The purpose of this study was to test whether polynitroxylation (PN) improved the therapeutic profile of hemoglobin-based oxygen-carrying compounds (HBOCs) that were unpolymerized (ααHb) or 70% polymerized (polyHb) in a clinically relevant model that combines pulmonary injury and reperfusion. To our knowledge, four different HBOC formulations have never been compared in the same trauma model.
Anesthetized, ventilated swine (n = 45) received a unilateral lung contusion + 25% hemorrhage. After 60 minutes, 250 mL of either PNααHb (n = 5), ααHb (n = 10), PNpolyHb (n = 6), polyHb (n = 5), or normal saline (NaCl, n = 10) was administered for 20 minutes, followed by standard crystalloid resuscitation for 30 minutes, and supplemental crystalloid as required for 6 hours to maintain heart rate <100 beats/min and mean arterial pressure >70 mm Hg.
Nine of 45 deaths occurred before resuscitation. Survival time was 395 minutes with NaCl versus 303 minutes with ααHb (p = 0.03) or 238 minutes with PNααHb (p = 0.04). With both polymerized HBOCs, survival was 480 minutes (polyHb vs. ααHb, p = 0.005; PNpolyHb vs. PNααHb, p = 0.006). All HBOCs were pressors (all p < 0.05) and all reduced the supplemental fluid required to maintain systemic hemodynamics during resuscitation (all p < 0.05). By 90 minutes postresuscitation, cardiac index was 112% of baseline with NaCl (p < 0.02), but was 78% with ααHb (p = not significant), 63% with PNααHb (p < 0.01), 79% with PNpolyHb (p < 0.01), and 67% with polyHb (p < 0.02). Relative to NaCl, no HBOC altered trauma-induced neutrophilia, thrombocytopenia, or the trauma-induced increases in bronchoalveolar lavage protein or bronchoalveolar lavage neutrophils.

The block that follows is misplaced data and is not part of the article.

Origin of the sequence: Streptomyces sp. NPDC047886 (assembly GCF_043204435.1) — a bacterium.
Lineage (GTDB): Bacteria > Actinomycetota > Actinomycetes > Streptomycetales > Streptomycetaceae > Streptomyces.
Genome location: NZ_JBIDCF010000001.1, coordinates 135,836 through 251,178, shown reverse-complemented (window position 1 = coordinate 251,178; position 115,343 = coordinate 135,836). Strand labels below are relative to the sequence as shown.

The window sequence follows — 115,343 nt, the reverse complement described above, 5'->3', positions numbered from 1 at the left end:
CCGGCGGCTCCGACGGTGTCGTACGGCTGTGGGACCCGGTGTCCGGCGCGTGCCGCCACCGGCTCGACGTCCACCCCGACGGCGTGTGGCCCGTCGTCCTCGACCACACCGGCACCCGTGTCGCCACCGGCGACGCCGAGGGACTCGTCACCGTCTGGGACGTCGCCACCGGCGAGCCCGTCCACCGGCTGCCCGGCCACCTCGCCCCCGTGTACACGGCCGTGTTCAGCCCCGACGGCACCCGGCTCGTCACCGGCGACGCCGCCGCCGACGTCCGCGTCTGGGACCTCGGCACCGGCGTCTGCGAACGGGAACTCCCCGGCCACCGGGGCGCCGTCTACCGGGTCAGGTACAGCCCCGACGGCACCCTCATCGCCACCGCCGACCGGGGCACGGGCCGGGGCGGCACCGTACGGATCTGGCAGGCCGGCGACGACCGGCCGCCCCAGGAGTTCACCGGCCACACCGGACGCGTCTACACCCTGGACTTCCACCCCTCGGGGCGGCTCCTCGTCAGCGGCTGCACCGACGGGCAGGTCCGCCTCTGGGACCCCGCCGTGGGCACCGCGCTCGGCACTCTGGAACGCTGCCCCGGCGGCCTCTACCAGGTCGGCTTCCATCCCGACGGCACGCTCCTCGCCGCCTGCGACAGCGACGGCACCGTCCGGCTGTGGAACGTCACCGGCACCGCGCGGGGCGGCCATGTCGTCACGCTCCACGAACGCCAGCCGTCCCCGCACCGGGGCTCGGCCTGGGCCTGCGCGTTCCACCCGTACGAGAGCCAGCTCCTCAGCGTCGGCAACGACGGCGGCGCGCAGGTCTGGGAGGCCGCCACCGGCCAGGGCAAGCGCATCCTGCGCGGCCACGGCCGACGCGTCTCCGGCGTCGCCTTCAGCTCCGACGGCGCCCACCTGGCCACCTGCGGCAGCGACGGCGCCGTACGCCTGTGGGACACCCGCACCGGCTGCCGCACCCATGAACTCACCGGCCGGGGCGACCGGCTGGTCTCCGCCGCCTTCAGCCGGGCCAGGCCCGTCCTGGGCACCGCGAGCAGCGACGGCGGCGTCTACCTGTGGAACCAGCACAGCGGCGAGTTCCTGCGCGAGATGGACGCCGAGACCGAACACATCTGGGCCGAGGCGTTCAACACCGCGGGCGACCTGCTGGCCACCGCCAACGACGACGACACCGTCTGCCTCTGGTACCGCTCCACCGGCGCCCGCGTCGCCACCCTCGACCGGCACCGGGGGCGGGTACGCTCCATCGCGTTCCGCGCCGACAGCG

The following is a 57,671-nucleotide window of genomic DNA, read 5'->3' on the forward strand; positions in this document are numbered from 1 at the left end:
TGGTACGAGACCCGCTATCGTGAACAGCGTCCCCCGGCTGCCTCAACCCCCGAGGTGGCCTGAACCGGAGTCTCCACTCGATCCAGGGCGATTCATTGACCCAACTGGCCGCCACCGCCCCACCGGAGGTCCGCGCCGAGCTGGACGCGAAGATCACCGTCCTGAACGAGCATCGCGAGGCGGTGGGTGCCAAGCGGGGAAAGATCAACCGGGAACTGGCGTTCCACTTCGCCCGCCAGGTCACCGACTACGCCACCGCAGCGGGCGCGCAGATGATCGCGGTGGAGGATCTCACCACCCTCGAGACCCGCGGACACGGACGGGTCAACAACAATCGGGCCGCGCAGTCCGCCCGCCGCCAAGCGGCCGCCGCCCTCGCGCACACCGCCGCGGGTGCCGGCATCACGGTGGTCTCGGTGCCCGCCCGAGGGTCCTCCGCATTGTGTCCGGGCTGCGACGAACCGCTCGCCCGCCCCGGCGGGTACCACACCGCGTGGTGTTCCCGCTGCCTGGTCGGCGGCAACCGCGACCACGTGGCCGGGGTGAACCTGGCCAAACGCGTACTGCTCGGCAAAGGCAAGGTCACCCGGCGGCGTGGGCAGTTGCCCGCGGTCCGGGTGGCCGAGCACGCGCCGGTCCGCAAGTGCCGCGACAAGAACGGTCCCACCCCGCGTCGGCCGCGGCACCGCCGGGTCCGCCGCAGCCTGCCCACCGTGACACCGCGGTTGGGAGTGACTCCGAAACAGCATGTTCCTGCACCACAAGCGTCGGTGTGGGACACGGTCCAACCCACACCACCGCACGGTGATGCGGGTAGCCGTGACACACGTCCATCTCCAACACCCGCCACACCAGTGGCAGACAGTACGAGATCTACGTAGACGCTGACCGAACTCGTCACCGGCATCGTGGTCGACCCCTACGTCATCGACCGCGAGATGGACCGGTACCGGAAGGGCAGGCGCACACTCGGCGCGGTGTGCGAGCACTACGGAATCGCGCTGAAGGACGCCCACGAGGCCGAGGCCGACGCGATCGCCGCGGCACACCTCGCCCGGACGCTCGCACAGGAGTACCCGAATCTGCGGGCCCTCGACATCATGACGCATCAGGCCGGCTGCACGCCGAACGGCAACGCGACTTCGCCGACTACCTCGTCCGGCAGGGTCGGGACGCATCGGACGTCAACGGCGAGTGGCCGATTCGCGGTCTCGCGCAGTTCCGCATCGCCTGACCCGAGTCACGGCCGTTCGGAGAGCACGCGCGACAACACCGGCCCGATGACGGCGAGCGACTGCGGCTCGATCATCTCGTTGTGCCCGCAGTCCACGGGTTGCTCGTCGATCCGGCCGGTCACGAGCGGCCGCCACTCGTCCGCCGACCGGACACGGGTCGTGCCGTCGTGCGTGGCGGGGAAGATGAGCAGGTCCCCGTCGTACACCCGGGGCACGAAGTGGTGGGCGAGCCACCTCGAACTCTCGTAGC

After resuscitation from chest trauma, we observed the following: (1) all HBOCs reduced fluid requirements and increased right and left ventricular afterload versus NaCl, which further compromised an already marginal cardiac performance; (2) mortality was less with polyHbs relative to ααHb, but the pressor action was unchanged; (3) the pressor action was less with polynitroxylated compounds relative to the unmodified HBOC, but this chemical modification had no effect on mortality; and (4) the pressor action of HBOCs must be attenuated by strategies other than polymerization or polynitroxylation for these compounds to be safe, effective resuscitants in humans.
From the Departments of Surgery (J.B.G., T.C.F.) and Physiology (K.G.P.), University of Tennessee Health Science Center, Memphis, Tennessee, and Department of Surgery (R.A.M.), University of Tennessee Erlanger Medical Center, Chattanooga, Tennessee.
Submitted for publication February 10, 2000.
Accepted for publication May 1, 2000.
Address for reprints: Kenneth G. Proctor, PhD, Department of Physiology, University of Tennessee Health Science Center, Memphis, Tennessee 38163. E-mail: email@example.com.
Supported, in part, by Grant N00014–96-1–0282 from the Office of Naval Research.
Presented at the 13th Annual Meeting of the Eastern Association for the Surgery of Trauma, January 12–15, 2000, Sanibel, Florida.